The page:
Each Buddhist school has developed its own particular way of transmitting the teachings and assigning spiritual authority to successive generations. The most common way has been through scripture, thought to be the word of the Buddha. Zen is a notable exception to this. The Zen school claims a “mind to mind” transmission outside the scriptures, with authority resting on a lineage believed to extend, unbroken, from the Buddha up to teachers in the present day. But whatever form they may take, transmission narratives are central to all schools, each relying for final authority on the Buddha himself.
The problem with such narratives—at least the historical problem—is that they are all, like any human endeavor, fallible. They entail a free mix of fact and fiction, and so their claims, when taken literally, rest on shaky ground. In the case of Zen, for example, the lineage itself wasn’t constructed until centuries after the Buddha’s lifetime. No less important are the social and political considerations that have always played an undeniable role in determining succession. This isn’t to say that Zen is unique in being a compromised institution; rather, institutions, like individuals, get compromised, each in their own way.
Looking at institutions realistically and critically by no means implies a rejection of them. Institutions, and the collective life they give form to, have always been essential for the survival and flourishing of the dharma. It can hardly be happenstance that the Buddha would devote himself to setting down so thoroughly the ritual forms and regulations that would guide his monastic community, and that he would (at least according to the earliest records) entrust the upholding of his teaching to that community’s collective wisdom.
Like all religious stories, transmission narratives are, most significantly, concerned not with fact but with meaning. The story about how the dharma gets transmitted is a way of conveying the very attitudes and perspectives that the tradition most values. In that sense, each transmission story is true—not literally, of course, but mythically. It embodies the mythos of its tradition, and in doing so, transmits it.
The challenge, then, is to affirm the spiritual value of transmission narratives even as we recognize their social and historical unreliability. In “Roused from a Dream,” this is precisely the challenge taken up by the journalist Mary Fowles. She follows the development of Zen’s female lineage, constructed in recent years to restore the school’s women ancestors to the transmission narrative, which had until very recently been exclusively patrilineal. As Fowles demonstrates, the intentional exclusion of women from Zen’s core story has exacted a great price in the lives of women and, to a lesser extent, of men. She writes:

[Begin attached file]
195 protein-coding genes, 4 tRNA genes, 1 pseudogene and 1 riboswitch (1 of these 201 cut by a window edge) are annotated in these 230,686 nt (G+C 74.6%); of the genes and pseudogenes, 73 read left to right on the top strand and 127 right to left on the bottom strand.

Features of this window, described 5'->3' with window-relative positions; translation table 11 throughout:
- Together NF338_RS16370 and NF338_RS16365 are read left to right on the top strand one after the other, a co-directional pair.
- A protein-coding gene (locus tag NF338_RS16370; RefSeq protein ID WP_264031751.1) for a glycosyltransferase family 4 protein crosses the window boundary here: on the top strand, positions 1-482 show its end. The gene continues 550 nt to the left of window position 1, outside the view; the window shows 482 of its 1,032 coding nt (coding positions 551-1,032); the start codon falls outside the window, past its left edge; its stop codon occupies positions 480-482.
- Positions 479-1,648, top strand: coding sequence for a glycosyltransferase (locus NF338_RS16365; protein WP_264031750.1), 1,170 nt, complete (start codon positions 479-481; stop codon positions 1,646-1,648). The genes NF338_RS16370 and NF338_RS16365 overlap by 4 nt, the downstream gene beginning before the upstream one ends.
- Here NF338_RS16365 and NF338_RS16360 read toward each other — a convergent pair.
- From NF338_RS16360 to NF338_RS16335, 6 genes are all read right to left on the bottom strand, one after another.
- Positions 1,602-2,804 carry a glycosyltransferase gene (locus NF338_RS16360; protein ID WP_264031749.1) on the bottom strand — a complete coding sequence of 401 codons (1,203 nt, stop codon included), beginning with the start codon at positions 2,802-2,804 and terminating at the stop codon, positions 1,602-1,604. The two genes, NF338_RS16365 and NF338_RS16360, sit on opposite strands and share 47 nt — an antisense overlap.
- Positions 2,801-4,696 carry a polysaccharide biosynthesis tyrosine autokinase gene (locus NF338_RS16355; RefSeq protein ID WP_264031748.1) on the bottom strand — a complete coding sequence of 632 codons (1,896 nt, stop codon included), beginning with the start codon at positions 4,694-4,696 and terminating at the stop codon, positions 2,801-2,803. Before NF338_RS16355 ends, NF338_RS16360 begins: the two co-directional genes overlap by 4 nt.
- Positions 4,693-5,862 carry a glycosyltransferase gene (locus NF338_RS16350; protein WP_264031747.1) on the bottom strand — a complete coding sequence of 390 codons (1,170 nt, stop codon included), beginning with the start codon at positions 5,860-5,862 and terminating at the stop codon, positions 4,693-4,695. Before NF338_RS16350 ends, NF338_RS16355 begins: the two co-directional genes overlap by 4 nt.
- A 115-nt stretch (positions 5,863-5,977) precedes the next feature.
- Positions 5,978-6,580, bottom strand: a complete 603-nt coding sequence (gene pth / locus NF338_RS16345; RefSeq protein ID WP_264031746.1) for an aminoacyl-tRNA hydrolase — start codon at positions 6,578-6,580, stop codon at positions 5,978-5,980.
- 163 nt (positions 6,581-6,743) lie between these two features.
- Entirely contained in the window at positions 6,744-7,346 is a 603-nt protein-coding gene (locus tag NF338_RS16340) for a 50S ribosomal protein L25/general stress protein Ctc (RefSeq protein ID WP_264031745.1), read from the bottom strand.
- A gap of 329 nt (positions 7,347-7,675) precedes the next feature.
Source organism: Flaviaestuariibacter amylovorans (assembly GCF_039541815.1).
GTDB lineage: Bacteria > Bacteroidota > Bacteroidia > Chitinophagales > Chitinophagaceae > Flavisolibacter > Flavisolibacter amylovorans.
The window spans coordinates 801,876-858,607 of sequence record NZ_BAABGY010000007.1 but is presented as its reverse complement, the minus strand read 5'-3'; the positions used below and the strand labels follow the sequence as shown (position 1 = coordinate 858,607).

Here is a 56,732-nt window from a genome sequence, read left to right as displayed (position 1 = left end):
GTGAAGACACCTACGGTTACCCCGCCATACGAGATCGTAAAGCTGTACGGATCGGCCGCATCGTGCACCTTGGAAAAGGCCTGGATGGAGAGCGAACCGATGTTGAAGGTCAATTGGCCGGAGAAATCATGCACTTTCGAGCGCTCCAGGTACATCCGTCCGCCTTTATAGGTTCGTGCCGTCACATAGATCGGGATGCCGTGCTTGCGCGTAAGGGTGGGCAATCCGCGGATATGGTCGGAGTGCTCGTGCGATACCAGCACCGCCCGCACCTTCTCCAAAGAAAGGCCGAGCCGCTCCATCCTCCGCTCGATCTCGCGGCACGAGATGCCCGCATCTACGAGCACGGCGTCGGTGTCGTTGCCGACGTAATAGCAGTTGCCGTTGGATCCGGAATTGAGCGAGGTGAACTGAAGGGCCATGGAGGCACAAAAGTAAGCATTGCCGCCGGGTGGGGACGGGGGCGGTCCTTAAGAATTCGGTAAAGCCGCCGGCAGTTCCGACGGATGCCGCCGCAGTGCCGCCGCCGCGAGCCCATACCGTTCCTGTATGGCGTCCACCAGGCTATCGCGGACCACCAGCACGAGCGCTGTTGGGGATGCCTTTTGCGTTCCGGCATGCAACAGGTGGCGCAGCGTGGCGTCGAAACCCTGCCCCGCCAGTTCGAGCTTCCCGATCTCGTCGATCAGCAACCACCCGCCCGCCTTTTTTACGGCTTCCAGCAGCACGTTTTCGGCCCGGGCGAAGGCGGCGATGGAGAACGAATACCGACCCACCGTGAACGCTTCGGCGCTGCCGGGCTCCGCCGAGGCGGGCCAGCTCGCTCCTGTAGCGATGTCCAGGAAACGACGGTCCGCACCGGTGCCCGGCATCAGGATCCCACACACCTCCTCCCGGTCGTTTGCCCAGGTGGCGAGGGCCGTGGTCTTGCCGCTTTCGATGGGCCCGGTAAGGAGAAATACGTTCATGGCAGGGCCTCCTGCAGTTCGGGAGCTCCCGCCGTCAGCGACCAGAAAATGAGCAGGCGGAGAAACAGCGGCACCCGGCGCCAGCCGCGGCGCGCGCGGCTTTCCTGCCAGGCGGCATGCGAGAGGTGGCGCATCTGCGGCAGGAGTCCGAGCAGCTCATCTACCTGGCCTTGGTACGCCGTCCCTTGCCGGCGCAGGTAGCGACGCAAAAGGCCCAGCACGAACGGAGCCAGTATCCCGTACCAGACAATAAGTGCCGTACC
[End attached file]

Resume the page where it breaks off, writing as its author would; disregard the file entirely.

No matter how important a woman’s contribution to Buddhism was, her name would not make it into the traditional lineage chart. In this patriline, as in any patriline, there is no place for women. Quickly, women’s names and stories fade into the background or disappear completely, sometimes within the span of a single generation.
A crucial point here is that our understanding that the traditional lineage narrative is socially constructed rather than historically accurate does not diminish its mythic significance. Rather, it leaves open the possibility of change and, where necessary, redress. The restored female lineage is evidence of this.
Likewise, in another featured article in this issue, the Buddhist scholar Rita Gross, on whose work Fowles draws, takes on the subordinated role of women in Buddhism generally (“The Man-Made Obstacle”). Gross makes a sharp distinction between inherent obstacles—old age, sickness, and death—and the obstacles that we’ve invented, like gender or race inequality, issues which, like the exclusively male Zen lineage narrative, can and must be addressed.
While there is a big and obvious gap between an ideal of transmission and its historical truth, it would be a mistake, once aware of this, to dismiss the story of a transmission as a sham—its spiritual import is not lessened by the limits of its social reality. Yet if that reality is ignored, we are powerless to change anything, no matter how harmful it may be. That is why is it essential to hold both together: to appreciate transmission’s spiritual meaning while looking critically at how it plays out socially. In this way, the tradition is enriched and its promise extended, both because of—and despite—its own history.
—James Shaheen, Editor and Publisher